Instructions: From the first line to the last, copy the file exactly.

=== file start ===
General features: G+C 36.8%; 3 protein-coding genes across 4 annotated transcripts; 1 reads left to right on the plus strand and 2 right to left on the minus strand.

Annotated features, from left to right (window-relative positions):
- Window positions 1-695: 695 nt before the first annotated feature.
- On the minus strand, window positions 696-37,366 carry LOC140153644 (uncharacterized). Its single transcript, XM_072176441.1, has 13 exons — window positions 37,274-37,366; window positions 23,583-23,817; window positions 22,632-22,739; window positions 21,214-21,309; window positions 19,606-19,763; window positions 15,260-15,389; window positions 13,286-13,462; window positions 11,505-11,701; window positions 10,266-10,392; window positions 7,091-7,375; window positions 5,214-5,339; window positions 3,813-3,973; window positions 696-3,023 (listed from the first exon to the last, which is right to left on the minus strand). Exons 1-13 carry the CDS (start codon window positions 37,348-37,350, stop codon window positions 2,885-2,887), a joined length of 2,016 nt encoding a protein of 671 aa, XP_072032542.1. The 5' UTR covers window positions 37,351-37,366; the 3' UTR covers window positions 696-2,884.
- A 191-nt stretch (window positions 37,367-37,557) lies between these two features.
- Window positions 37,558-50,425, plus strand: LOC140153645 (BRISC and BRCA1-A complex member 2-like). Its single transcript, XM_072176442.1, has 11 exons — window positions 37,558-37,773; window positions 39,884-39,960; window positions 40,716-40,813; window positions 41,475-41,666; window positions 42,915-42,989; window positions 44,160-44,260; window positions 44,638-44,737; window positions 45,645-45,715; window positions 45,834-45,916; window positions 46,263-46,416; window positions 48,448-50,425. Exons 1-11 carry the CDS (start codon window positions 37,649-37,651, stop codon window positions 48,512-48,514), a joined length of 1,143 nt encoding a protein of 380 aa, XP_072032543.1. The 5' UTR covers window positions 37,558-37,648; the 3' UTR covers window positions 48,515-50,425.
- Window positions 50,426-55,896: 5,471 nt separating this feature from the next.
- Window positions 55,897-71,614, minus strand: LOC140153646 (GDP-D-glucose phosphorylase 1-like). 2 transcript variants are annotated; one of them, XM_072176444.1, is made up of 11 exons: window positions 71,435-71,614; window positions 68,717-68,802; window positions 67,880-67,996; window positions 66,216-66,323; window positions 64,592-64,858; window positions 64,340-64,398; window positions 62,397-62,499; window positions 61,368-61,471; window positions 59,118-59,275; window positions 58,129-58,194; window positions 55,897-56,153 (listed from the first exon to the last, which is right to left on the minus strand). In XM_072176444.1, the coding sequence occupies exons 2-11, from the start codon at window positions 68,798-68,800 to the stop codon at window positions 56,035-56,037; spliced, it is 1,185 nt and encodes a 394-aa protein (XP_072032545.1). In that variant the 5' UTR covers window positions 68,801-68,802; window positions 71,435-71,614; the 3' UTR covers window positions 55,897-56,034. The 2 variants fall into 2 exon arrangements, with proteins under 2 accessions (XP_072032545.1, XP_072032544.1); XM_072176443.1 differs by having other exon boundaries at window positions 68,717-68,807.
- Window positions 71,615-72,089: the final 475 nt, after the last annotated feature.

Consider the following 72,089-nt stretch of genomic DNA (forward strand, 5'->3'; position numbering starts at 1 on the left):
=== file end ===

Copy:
General features: G+C 36.8%; 3 protein-coding genes across 4 annotated transcripts; 1 reads left to right on the plus strand and 2 right to left on the minus strand.

Annotated features, from left to right (window-relative positions):
- Window positions 1-695: 695 nt before the first annotated feature.
- On the minus strand, window positions 696-37,366 carry LOC140153644 (uncharacterized). Its single transcript, XM_072176441.1, has 13 exons — window positions 37,274-37,366; window positions 23,583-23,817; window positions 22,632-22,739; window positions 21,214-21,309; window positions 19,606-19,763; window positions 15,260-15,389; window positions 13,286-13,462; window positions 11,505-11,701; window positions 10,266-10,392; window positions 7,091-7,375; window positions 5,214-5,339; window positions 3,813-3,973; window positions 696-3,023 (listed from the first exon to the last, which is right to left on the minus strand). Exons 1-13 carry the CDS (start codon window positions 37,348-37,350, stop codon window positions 2,885-2,887), a joined length of 2,016 nt encoding a protein of 671 aa, XP_072032542.1. The 5' UTR covers window positions 37,351-37,366; the 3' UTR covers window positions 696-2,884.
- A 191-nt stretch (window positions 37,367-37,557) lies between these two features.
- Window positions 37,558-50,425, plus strand: LOC140153645 (BRISC and BRCA1-A complex member 2-like). Its single transcript, XM_072176442.1, has 11 exons — window positions 37,558-37,773; window positions 39,884-39,960; window positions 40,716-40,813; window positions 41,475-41,666; window positions 42,915-42,989; window positions 44,160-44,260; window positions 44,638-44,737; window positions 45,645-45,715; window positions 45,834-45,916; window positions 46,263-46,416; window positions 48,448-50,425. Exons 1-11 carry the CDS (start codon window positions 37,649-37,651, stop codon window positions 48,512-48,514), a joined length of 1,143 nt encoding a protein of 380 aa, XP_072032543.1. The 5' UTR covers window positions 37,558-37,648; the 3' UTR covers window positions 48,515-50,425.
- Window positions 50,426-55,896: 5,471 nt separating this feature from the next.
- Window positions 55,897-71,614, minus strand: LOC140153646 (GDP-D-glucose phosphorylase 1-like). 2 transcript variants are annotated; one of them, XM_072176444.1, is made up of 11 exons: window positions 71,435-71,614; window positions 68,717-68,802; window positions 67,880-67,996; window positions 66,216-66,323; window positions 64,592-64,858; window positions 64,340-64,398; window positions 62,397-62,499; window positions 61,368-61,471; window positions 59,118-59,275; window positions 58,129-58,194; window positions 55,897-56,153 (listed from the first exon to the last, which is right to left on the minus strand). In XM_072176444.1, the coding sequence occupies exons 2-11, from the start codon at window positions 68,798-68,800 to the stop codon at window positions 56,035-56,037; spliced, it is 1,185 nt and encodes a 394-aa protein (XP_072032545.1). In that variant the 5' UTR covers window positions 68,801-68,802; window positions 71,435-71,614; the 3' UTR covers window positions 55,897-56,034. The 2 variants fall into 2 exon arrangements, with proteins under 2 accessions (XP_072032545.1, XP_072032544.1); XM_072176443.1 differs by having other exon boundaries at window positions 68,717-68,807.
- Window positions 71,615-72,089: the final 475 nt, after the last annotated feature.

Consider the following 72,089-nt stretch of genomic DNA (forward strand, 5'->3'; position numbering starts at 1 on the left):